And so it went. There were drive-bys or stops to look at where the city’s new Intermodal Transit Facility is slated to go; where the National Czech & Slovak Museum & Library is expanding; where the city’s housing initiative is beginning in the Oak Hill Neighborhood.

The last of Vernon’s three daughters is headed off to college, and Vernon was talking about the life of a mother who spent time hauling daughters and friends around town.

With daughters gone, she now has the issues confronting the City Council to keep her behind the wheel.

“But I need to get a Prius,” she said.

 

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  1. Ms Vernon has been bought and paid for. She didn’t receive all that campaign money with no strings attached. It doesn’t surprise me she opposed the Drug Store in her District but approved the Tudor Condos. Had the Tudor Condos been proposed to the East Post Road area she would have opposed them. Money talks in this City and Ms Vernon is the Spokeperson!

  2. SJ, Can I mix it up a minute? You’re claiming two things at once: Was it because it was Ms. Vernon’s district or because of the campaign funds? And which campaign funds?

  3. She opposed the widening of the East Post Road because the neighbors didn’t want it. Most of those neighbors were contributors to her campaign. She opposed the Drug Store. She had some good zized campaign contributors that live close to this site. The Tudor Condo vote will benefit some contractors. There’s a lot of Contractors who gave to her campaign. To many this gives a certain Perception.

  4. SJ, I left out an item in the blog. IBEW Local 1362 owns the land which is being sold and developed for the proposed Walgreens in Vernon’s council district. Vernon, if you remember, had good campaign support from Chamber of Commerce types and labor. Does that make any difference in your view about her vote?

  5. Previously SJ wrote:

    “She opposed the widening of the East Post Road because the neighbors didn’t want it. Most of those neighbors were contributors to her campaign.”

    Assuming these statements are true and assuming the majority of citizens in her jurisdiction did not want East Post road widened then in my opinion Mrs. Vernon took the correct action and she should be applauded. Mrs. Vernon is elected by the citizens of District 2 and she represents them. If citizens of District 2 have views that conflict with other City districts then Mrs. Vernon should vigorously defend the views of District 2.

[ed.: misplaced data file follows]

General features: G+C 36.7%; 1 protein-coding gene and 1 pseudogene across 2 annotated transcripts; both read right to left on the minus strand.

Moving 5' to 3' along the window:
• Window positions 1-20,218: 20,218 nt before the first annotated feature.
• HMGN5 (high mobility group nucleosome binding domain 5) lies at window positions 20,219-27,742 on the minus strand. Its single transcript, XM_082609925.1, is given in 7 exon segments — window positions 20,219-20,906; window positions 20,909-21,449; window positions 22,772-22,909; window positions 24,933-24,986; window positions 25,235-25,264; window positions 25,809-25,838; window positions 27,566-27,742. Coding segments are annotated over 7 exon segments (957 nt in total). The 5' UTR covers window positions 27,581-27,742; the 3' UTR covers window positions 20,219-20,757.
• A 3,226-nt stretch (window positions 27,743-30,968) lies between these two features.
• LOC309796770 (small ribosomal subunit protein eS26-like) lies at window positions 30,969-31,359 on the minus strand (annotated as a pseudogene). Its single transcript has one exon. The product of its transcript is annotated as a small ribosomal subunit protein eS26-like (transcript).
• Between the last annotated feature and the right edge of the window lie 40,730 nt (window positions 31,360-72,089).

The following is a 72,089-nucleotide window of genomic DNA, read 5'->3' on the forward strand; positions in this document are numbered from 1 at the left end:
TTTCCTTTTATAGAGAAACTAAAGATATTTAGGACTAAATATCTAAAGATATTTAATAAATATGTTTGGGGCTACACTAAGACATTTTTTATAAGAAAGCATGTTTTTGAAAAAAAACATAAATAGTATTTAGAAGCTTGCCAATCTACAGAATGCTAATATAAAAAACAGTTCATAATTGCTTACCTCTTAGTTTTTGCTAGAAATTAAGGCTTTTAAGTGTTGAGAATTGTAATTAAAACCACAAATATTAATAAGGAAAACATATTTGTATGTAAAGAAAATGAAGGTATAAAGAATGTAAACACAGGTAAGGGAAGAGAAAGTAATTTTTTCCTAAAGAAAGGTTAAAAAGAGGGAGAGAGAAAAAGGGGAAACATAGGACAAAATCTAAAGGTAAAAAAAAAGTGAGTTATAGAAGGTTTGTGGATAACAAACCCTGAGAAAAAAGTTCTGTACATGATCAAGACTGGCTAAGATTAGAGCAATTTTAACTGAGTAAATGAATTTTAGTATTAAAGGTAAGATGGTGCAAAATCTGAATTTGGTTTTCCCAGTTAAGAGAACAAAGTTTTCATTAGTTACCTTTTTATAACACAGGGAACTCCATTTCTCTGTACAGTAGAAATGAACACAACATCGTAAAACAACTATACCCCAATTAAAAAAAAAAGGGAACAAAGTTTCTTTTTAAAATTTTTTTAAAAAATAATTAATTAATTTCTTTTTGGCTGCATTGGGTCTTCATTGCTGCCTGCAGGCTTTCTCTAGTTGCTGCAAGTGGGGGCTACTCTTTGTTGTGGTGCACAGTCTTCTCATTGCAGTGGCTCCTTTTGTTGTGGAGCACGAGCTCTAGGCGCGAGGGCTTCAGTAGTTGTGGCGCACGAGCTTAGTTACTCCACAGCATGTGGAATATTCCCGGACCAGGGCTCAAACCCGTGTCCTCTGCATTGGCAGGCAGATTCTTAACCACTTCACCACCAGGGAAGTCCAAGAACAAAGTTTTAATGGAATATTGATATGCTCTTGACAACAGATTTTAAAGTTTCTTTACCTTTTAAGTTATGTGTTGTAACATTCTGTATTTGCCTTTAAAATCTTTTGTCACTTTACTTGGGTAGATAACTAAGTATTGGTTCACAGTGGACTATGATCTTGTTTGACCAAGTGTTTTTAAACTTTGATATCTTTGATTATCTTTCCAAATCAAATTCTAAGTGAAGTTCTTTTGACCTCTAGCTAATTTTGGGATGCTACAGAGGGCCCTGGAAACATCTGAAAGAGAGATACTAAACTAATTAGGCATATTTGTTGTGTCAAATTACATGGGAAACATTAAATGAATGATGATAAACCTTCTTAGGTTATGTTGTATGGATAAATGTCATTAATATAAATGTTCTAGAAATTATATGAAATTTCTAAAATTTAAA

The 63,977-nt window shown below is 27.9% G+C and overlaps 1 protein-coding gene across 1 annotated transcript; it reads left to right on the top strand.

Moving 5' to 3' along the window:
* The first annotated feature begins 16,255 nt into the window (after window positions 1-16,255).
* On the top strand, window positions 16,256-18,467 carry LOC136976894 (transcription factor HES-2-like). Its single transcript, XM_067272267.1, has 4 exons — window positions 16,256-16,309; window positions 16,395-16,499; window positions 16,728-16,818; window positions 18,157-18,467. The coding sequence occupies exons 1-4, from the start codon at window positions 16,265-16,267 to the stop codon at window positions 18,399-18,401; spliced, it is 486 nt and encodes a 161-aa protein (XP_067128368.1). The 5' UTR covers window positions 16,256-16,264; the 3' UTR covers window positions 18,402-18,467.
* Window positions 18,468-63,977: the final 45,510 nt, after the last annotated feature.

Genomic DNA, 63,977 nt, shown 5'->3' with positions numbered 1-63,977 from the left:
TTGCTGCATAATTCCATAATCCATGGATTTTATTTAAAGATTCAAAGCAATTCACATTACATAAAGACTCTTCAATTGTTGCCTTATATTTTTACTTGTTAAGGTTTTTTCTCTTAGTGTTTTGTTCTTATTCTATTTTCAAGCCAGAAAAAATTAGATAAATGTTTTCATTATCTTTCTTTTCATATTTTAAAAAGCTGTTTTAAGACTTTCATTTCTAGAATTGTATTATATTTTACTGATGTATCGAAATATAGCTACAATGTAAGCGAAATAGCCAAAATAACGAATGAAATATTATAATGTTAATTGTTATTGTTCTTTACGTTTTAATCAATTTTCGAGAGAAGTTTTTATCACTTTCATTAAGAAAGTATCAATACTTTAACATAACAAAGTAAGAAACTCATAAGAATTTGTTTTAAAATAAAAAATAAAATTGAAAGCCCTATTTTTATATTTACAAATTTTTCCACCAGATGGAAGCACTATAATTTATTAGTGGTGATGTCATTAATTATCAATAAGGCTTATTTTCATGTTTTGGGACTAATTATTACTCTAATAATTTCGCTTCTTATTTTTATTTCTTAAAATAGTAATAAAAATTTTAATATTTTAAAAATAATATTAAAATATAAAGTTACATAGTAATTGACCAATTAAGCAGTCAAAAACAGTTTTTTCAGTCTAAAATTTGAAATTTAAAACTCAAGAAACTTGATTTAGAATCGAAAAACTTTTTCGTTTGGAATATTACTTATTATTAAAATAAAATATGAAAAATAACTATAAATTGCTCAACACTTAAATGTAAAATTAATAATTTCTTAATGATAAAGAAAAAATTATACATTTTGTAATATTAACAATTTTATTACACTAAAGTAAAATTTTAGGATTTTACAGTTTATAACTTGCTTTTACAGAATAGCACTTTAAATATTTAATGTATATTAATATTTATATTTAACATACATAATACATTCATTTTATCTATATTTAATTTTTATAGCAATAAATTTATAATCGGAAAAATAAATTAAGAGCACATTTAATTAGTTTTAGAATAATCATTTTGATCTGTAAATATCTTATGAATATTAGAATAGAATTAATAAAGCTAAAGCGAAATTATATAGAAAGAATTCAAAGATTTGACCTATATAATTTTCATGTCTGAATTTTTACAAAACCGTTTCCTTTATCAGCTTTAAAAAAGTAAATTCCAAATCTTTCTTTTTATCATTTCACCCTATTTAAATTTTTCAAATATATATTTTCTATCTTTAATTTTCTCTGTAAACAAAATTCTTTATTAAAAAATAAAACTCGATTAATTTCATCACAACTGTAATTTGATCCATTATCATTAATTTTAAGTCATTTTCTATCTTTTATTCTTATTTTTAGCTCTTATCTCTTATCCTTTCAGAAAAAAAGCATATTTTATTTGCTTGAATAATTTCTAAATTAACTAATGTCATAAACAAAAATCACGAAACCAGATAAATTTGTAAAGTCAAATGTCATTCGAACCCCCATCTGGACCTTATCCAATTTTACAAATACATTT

6. I do have to agree with Monica on adding greenery, sidewalks and bike paths to our city. I was in Seattle this summer and all I saw was green. I stayed in a suburb (Bellevue) in which the streets are all lined with rose bushes, sidewalks, bike paths and planted medians. Businesses with greenery, benches, bike racks and such are stated on the Seattle Government web to generate an 11% increase in consumer spending. People like to be around more greenery. They like to have a relaxing experience in their drive or walk.

    Seattle is in a mountain area and yet I saw more people walking and riding their bikes than I have ever seen in this town. I am affraid to let my daughter walk to the Noelridge Pool from my house because there isn’t a single sidewalk.

    Don’t you remember when a 12 year old girl was hit by a truck crossing Collins Rd to get to the mall? She wasn’t crossing at the intersection because there was no crosswalk and there wasn’t (still isn’t) a time that you can cross the street without traffic also getting the go ahead to run you over.

    The peole here will be glad to tell you how much it costs to fill their tank but have a really hard time doing anything about it. If it were safe, more people would walk or ride bikes. If there were shrubs and trees, it would then be shaded on a hot sunny day.